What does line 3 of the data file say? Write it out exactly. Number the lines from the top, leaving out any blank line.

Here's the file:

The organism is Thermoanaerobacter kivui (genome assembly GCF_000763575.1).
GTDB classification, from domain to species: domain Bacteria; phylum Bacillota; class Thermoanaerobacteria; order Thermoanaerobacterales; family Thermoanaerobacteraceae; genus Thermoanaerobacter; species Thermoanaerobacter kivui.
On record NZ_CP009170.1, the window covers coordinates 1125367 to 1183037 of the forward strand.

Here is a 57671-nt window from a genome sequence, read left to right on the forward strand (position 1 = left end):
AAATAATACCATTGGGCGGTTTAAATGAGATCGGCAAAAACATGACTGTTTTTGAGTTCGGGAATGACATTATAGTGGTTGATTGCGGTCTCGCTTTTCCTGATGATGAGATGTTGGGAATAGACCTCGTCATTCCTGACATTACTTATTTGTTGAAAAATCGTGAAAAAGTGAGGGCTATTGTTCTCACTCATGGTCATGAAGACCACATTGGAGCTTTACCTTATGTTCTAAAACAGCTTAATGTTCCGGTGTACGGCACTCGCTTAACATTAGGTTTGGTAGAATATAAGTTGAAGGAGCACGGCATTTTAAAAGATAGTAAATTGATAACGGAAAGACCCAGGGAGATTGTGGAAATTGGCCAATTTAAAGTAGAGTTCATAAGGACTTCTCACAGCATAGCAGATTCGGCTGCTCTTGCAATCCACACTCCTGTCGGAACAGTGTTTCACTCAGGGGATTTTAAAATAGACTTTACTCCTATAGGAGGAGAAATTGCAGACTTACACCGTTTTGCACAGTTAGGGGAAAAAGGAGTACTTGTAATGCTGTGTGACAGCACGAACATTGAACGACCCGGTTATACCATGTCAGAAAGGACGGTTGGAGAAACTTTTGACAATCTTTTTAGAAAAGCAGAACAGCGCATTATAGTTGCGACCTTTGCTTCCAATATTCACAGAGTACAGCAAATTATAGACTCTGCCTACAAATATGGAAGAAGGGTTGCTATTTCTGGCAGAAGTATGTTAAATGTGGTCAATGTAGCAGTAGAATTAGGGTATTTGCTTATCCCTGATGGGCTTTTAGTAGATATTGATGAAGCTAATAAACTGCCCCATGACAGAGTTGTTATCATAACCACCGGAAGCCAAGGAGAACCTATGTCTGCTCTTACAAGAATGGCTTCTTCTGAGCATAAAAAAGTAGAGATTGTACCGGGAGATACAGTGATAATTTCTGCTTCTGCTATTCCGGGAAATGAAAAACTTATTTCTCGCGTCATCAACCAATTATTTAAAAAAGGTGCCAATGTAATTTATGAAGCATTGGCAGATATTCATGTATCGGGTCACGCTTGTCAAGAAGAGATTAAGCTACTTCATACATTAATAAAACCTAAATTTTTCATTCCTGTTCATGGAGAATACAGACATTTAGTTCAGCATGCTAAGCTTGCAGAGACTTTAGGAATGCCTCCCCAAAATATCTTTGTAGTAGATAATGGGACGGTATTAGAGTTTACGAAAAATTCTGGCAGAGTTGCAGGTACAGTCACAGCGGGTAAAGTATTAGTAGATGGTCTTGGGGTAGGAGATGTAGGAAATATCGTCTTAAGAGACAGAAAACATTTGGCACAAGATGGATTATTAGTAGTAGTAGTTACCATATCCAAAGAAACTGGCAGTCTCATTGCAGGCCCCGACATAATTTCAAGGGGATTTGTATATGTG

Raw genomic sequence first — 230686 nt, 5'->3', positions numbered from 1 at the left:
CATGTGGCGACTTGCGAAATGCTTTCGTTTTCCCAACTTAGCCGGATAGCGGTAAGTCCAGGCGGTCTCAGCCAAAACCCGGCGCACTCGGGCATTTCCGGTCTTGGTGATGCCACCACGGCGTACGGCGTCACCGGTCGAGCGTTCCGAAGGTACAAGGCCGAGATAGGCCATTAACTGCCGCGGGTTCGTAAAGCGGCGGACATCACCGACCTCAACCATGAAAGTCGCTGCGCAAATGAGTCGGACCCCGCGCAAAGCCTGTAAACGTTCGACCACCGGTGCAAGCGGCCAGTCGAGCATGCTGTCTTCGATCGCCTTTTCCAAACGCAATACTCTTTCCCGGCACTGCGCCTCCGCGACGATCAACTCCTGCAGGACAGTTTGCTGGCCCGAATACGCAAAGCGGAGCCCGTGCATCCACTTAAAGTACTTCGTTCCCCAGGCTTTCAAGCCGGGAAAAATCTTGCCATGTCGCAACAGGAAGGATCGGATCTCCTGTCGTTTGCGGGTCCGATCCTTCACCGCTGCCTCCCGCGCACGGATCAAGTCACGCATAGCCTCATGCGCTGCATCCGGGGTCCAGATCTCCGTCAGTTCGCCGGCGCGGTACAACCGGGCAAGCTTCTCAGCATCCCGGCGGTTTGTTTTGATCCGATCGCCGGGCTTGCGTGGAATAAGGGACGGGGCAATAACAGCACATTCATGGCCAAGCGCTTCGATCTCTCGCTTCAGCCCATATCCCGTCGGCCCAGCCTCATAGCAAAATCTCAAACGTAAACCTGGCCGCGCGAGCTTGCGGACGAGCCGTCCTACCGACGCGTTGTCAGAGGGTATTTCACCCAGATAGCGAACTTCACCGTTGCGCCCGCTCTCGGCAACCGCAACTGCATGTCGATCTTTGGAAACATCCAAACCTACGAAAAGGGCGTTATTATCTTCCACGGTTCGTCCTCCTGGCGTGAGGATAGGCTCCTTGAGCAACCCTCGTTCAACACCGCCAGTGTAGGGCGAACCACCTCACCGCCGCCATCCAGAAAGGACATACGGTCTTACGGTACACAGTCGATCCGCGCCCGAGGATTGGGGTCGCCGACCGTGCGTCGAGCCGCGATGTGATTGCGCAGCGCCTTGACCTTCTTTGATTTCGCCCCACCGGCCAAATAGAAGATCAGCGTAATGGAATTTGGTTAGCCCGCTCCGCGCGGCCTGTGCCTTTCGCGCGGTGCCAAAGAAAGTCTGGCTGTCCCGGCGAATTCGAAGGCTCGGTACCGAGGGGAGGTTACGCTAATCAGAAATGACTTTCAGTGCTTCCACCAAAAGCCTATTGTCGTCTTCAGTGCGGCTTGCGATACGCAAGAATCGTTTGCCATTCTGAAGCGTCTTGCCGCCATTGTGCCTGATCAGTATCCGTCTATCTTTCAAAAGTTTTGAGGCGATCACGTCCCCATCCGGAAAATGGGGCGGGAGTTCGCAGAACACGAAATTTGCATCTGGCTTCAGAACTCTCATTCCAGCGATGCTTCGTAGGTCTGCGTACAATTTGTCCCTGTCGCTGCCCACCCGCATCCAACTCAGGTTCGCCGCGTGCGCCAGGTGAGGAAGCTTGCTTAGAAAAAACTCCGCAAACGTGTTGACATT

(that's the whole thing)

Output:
On record NZ_CP009170.1, the window covers coordinates 1125367 to 1183037 of the forward strand.